- @freckleface675 of the Teen Review Board of the Hamilton Public Library

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britprincess1ajax
Aug 04, 2016

This is the second of Shakespeare's comedies that I have read, the first being THE TEMPEST. As far as Shakespearean comedies go, it's not my favourite; it all seems too much about the folly of love and doesn't say too much here or there about anything, really. I appreciated THE TEMPEST more and, frankly, I'd rather read Shakespeare's tragedies than his comedies. Still, if I can deduce anything from this play, then the principal point is that true love and happiness seem unreal, a fallacy concocted up by magic. So, the happy ending and marital bliss and all the giggles are merely . . . nothing? Ultimately, I don't know and I don't care. The sourness of that message, as that is all I can extract from what is ultimately a huge farce, is far more pessimistic than anything in the tragic downfalls of King Lear, Othello and Desdemona, Romeo and Juliet, or any of the like. Sorry, Willy, this one's just not for me.

s
selambekele
Jun 27, 2016

Humans can not control human. William Shakespeare wrote “A Midsummer Nigthś Dream” in 16th century. The play start in the court of Theseus, where a father and daughter are having an argument. As a result of the argument, the young lover run to the forest where…..

Shakespeare's make their case that human can’t control human. People can’t control others people only magic can control people. In the forest magical Puck put the potion on Lysander's. Act 2, Scene 2, Lines 85, “Hermia anoints Lysander’s eyelids with the nectar.” Puck put the potion on Lysander’s instead of Demetrius. This indicates that Puck put the potion on Lysander’s because he thought it was Demetrius and the potion still work which proves magic, even though Puck and Oberon are faires not humans. Oberon sent puck to put the potion on Demetrius. Act 2, Scene,1, Lines, 273-274, “May be the lady. Thou shalt know the man. By the Athenian garments he hath on. Effect it with some are, that he may move more fond on her than she her love. Puck put the potion on Lysander's by accidentally. This shows that Oberon tells Puck to put the potion on Demetrius, but Puck put the potion on Lysander's by accident.

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Love_Legolas_111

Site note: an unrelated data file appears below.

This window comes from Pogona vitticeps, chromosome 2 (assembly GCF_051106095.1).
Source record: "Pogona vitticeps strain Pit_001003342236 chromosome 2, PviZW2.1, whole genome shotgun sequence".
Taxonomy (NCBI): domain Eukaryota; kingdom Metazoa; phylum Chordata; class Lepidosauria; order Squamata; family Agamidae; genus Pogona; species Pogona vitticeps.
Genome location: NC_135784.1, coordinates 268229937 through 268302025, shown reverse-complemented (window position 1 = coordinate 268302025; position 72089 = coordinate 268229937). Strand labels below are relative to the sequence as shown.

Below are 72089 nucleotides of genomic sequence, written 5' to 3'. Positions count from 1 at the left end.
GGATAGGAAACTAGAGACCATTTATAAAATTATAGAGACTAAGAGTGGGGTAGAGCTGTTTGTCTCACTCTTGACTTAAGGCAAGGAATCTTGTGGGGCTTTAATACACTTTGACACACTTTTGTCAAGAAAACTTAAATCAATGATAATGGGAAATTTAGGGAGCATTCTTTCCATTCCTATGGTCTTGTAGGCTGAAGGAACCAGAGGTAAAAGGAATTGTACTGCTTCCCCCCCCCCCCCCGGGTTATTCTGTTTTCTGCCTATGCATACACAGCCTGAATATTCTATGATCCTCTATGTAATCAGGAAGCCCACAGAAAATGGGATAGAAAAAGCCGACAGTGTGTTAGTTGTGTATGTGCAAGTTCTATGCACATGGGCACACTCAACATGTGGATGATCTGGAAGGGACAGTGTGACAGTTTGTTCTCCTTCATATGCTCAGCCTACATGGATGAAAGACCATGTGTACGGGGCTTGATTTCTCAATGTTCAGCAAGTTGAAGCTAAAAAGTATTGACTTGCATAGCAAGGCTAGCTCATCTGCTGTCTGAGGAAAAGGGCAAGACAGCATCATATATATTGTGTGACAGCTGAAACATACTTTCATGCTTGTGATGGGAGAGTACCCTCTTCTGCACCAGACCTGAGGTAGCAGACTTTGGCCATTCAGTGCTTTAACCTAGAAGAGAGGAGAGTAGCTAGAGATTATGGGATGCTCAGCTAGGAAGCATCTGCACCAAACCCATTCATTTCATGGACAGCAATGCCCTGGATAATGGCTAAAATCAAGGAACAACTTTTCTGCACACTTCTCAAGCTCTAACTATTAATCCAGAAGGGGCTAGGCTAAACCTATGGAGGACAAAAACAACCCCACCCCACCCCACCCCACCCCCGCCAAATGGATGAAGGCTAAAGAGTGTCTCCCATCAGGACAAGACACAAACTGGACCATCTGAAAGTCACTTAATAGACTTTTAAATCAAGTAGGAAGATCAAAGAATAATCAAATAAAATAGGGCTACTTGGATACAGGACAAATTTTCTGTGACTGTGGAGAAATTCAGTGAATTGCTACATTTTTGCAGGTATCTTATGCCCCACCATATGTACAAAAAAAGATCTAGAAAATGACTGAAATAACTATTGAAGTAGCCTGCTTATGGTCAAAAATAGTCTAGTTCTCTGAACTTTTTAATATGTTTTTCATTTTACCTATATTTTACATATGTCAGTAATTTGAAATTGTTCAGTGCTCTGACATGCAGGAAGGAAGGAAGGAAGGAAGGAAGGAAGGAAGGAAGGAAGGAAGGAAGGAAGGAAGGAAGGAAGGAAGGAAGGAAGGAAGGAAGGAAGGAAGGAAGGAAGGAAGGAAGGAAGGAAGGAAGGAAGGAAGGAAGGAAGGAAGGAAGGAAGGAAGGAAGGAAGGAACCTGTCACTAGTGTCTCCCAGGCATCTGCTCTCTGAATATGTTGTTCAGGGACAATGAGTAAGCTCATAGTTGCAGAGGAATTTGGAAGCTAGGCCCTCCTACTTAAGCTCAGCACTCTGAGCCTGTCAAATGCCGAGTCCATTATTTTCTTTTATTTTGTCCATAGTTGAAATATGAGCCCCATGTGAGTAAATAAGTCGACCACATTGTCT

Apr 24, 2015

[Spoiler Alert]
The first Shakespearean work I have read in its full form, this play was charming. I was actually impressed that I could understand a good deal of it, lol. XD Anyway, the premise of the four "lovers" and their messed up...love triangle?(ish) thing going on among them was entertaining. I especially liked when Lysander and Demetrius (both under the influence of a love potion) threw themselves (metaphorically speaking) at Helena's feet, when they both really loved Hermia. And then Hermia finds out what's going on and Helena is convinced they're all playing a cruel prank on her. That was probably my favorite scene in this play. Although I felt the ending left a bit to be desired...it's Shakespeare. So I'm not gonna complain too much. ;)

t
Twiggzette
Apr 17, 2013

This is a superb, annotated, foot marked, and analyzed version of the play from the very best source --- The Oxford Press. If you really want to understand the plot, the historical background, and the language of the play, then check out this copy.

z
zaire189
Sep 26, 2011

Another one of many great Shakespearean plays. This is the play I like best because it's light and funny. It plays around with the concepts between illusion and reality. Truly entertaining! :D

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b
britprincess1ajax
Aug 04, 2016

"When they next wake, all this derision
Shall seem a dream and fruitless vision."

l
Love_Legolas_111
Apr 24, 2015

And though she be but little, she is fierce.

Laura_X Apr 06, 2015

Love looks not with the eyes, but with the mind,
And therefore is winged Cupid painted blind.

l
ladytigressa
Jun 13, 2008

The course of true love never did run smooth.

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britprincess1ajax
Aug 04, 2016

britprincess1ajax thinks this title is suitable for 15 years and over